A Review of Surgical Treatment for Pelvic Organ Prolapse Abstract

Symphorosa SC CHAN, Rachel YK CHEUNG
Department of Obstetrics and Gynaecology, Prince of Wales Hospital, The Chinese University of Hong Kong, Hong Kong
 
Pelvic organ prolapse (POP) is common in women and may impair quality of life. Although vaginal pessary can relieve the symptoms and improve quality of life, women may opt for surgical treatment. This paper reviews some common surgical options for POP and their outcome. Anterior colporrhaphy is commonly performed for anterior compartment prolapse but the reported recurrence rate was high. Reinforcement with mesh can reduce the recurrence and reoperation rate; but there are higher intra-operative and long term complications. It should be performed in well-selected cases and by experienced surgeons. There is insufficient evidence to support mesh repair for posterior compartment prolapse. Vaginal hysterectomy is a commonly performed for uterine prolapse; followed by McCall culdoplasty or sacrospinous ligament fixation (SSLF) to suspend the vaginal vault and prevent the recurrence of vaginal vault prolapse. In women with vaginal vault prolapse, abdominal sacrocolpopexy was shown to have a lower recurrence of vaginal vault prolapse when compared with SSLF although there was no difference in the re-operation rate. Laparoscopic sacrocolpopexy can be a more minimally invasive surgery but it has a longer learning curve. Uterus-preserving POP repair is increasingly popular. Women prefer to preserve their uterus for various reasons. Manchester operation or sacrospinous hysteropexy can be the choices for women who have further fertility wish. Sacrohysteropexy can be the option if women have no fertility wish as there is limited information on pregnancy outcome. Finally, colpoclesis, an obliterative procedure, can be an option for women who are no longer sexually active.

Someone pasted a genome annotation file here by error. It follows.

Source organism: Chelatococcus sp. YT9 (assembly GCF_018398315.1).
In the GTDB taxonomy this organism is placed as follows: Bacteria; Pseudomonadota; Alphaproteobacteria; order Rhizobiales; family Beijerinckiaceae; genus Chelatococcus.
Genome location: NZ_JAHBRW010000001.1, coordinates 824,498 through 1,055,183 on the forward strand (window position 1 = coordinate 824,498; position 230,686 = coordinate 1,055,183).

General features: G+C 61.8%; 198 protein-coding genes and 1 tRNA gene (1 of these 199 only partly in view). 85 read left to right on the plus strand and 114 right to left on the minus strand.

Hong Kong J Gynaecol Obstet Midwifery 2017; 17(1):62–8
 
  Copyright © 2017 by the Obstetrical & Gynaecological Society of Hong Kong
  and the Hong Kong Midwives Association
  Print ISSN:1608-9367
  Online ISSN:2225-904X
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